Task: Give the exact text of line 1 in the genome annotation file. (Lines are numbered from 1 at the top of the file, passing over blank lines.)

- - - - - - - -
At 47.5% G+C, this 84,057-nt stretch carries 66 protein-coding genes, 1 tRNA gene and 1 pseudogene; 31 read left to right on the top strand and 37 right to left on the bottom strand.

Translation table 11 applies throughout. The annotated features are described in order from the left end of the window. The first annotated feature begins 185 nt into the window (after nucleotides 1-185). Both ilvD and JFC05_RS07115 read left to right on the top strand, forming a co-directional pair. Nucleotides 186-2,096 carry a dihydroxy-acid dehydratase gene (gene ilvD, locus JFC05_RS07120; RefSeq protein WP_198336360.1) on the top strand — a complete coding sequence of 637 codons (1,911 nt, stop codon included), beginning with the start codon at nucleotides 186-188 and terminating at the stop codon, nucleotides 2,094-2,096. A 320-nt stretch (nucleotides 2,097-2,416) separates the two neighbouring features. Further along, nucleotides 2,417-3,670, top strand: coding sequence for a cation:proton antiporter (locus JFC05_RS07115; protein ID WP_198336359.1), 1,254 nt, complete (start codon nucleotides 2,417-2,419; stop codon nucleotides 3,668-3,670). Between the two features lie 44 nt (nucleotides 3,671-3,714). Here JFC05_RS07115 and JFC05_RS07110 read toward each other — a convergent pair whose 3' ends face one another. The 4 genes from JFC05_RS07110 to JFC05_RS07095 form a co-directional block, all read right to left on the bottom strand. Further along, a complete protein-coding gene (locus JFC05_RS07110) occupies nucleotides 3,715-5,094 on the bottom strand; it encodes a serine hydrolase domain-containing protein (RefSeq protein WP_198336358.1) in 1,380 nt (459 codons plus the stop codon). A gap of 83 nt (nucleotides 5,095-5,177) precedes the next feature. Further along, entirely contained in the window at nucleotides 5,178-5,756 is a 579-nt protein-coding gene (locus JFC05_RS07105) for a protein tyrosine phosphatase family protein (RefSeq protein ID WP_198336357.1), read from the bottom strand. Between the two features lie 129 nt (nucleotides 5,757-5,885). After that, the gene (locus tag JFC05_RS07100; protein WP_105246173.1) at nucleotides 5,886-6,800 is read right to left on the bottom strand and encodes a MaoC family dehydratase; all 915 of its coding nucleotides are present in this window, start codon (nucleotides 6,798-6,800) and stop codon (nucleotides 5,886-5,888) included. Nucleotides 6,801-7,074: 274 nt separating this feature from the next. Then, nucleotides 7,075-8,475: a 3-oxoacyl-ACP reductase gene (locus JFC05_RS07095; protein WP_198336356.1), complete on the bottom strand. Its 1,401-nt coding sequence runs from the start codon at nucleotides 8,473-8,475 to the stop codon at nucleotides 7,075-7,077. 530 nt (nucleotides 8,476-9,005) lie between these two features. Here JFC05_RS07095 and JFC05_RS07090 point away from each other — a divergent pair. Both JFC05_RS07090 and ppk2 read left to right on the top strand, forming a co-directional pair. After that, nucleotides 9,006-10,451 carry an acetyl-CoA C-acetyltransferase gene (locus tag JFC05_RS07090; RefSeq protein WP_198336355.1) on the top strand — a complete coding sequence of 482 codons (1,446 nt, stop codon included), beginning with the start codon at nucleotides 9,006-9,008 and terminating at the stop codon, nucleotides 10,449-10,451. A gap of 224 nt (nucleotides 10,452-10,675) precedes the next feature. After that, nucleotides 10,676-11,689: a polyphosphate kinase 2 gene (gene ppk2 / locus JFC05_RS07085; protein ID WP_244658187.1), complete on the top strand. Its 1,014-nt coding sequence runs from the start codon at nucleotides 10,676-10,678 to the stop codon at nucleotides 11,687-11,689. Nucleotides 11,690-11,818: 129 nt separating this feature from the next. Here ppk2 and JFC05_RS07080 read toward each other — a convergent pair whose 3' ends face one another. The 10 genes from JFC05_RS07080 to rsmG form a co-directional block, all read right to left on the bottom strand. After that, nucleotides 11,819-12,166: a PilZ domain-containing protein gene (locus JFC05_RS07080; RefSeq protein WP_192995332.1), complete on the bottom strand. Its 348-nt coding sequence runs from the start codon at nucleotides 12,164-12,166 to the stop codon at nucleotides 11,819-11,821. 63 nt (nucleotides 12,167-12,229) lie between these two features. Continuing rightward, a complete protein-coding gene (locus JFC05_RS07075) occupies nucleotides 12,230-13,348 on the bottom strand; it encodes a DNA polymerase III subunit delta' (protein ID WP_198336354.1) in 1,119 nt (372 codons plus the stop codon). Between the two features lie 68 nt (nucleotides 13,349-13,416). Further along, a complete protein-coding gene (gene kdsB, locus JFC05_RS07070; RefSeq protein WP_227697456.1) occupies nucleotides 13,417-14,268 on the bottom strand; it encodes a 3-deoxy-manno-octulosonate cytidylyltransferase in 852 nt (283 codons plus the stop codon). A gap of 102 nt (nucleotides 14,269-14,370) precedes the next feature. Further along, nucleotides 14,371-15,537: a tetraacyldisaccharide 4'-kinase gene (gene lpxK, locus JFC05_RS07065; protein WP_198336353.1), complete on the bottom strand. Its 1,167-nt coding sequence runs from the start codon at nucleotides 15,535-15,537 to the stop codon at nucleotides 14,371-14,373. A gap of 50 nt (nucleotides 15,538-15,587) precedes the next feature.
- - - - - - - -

At 47.5% G+C, this 84,057-nt stretch carries 66 protein-coding genes, 1 tRNA gene and 1 pseudogene; 31 read left to right on the top strand and 37 right to left on the bottom strand.